The Sciences

#14: Astronomers Watch Black Hole Devour Star


Researchers luck out, getting a front row seat for stellar annihilation.

By Gillian ConahanJan 9, 2012 6:00 AM
NASA Goddard Space Flight Center/CI Lab

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Black holes have a reputation for destruction but it was only in 2011 that scientists caught one in the act, watching it devour an errant star. In March NASA’s Swift satellite detected a gamma-ray burst, an eruption of high-energy radiation that usually indicates a stellar explosion. But whereas most bursts last only seconds, this one kept on going. Josh Bloom, an astronomer at the University of California, Berkeley, traced the burst to the center of a galaxy that hosts a black hole millions of times as massive as the sun, and concluded that the hole had just eaten a star-size meal (illustrated below). “It’s a pretty fantastic way for a star to die,” he says.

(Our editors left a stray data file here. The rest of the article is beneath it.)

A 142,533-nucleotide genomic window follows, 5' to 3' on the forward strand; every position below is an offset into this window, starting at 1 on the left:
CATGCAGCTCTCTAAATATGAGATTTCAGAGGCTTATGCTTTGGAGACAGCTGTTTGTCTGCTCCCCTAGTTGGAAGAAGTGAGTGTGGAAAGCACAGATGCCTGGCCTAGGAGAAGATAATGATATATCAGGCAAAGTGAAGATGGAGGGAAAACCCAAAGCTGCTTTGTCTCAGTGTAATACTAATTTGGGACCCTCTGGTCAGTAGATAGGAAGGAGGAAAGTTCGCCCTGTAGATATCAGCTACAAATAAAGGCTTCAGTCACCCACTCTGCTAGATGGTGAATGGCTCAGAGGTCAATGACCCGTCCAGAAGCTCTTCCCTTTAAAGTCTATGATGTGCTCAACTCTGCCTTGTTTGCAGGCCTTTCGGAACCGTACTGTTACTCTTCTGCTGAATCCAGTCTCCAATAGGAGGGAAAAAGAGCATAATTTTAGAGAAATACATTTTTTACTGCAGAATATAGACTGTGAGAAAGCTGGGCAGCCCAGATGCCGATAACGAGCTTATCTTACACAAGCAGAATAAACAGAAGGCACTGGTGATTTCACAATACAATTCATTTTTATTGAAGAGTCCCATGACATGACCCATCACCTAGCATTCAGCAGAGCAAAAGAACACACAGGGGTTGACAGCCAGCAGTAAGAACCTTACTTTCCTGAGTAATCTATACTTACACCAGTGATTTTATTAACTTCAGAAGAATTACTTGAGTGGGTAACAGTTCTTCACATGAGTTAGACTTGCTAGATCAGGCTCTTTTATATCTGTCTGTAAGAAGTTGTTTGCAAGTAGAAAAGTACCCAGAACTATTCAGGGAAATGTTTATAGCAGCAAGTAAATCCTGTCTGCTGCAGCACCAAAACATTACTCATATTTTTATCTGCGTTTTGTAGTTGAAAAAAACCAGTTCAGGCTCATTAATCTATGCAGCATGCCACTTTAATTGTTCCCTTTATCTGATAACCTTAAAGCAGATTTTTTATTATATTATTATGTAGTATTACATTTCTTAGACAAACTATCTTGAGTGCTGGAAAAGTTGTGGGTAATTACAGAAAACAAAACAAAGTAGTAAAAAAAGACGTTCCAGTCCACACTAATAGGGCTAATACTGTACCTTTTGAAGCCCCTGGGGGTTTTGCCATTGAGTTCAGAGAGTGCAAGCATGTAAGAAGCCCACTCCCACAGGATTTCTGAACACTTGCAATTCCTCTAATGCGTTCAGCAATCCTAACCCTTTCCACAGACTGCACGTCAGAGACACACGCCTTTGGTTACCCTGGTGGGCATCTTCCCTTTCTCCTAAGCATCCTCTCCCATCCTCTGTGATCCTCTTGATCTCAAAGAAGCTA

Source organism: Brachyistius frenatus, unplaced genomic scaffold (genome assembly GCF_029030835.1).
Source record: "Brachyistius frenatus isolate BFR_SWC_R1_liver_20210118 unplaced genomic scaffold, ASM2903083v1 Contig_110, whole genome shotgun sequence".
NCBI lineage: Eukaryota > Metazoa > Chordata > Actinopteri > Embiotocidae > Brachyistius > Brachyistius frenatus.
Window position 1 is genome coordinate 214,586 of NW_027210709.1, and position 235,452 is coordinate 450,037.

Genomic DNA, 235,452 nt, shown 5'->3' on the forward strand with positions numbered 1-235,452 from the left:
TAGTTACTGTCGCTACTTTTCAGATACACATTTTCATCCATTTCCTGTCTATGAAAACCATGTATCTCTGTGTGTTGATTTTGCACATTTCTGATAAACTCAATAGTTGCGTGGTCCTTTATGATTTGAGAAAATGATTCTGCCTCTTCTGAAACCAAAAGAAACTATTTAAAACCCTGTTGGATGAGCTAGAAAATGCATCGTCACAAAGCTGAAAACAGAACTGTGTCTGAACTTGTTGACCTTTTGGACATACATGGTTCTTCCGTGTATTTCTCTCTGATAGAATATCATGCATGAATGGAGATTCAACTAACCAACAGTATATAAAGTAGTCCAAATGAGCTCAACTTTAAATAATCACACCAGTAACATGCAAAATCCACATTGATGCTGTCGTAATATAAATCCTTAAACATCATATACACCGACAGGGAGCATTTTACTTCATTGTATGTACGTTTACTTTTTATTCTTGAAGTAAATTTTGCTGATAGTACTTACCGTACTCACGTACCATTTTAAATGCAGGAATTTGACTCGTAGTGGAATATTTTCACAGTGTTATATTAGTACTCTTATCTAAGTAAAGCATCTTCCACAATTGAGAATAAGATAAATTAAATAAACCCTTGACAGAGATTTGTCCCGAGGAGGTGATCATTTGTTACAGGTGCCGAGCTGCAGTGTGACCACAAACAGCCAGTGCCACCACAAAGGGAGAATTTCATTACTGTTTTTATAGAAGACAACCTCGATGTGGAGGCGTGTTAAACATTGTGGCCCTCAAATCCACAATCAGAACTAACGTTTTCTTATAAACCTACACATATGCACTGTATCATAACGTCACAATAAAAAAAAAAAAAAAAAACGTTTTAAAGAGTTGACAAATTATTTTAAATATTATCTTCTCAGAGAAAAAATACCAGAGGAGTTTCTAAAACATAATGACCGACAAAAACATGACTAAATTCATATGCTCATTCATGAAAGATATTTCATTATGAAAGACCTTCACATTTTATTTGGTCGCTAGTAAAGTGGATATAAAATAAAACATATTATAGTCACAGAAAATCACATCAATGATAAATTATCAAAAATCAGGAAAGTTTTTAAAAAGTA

In a study published in the journal Science in June, Bloom and his team made their case connecting the burst to a black hole feast. As the star’s remains spiraled down into the black hole, they theorized, some of the star’s energy was flung off into a jet pointed directly at Earth, giving scientists a lucky front-row seat for the show. Says Bloom: “We may never see another one like this in any of our lifetimes.”

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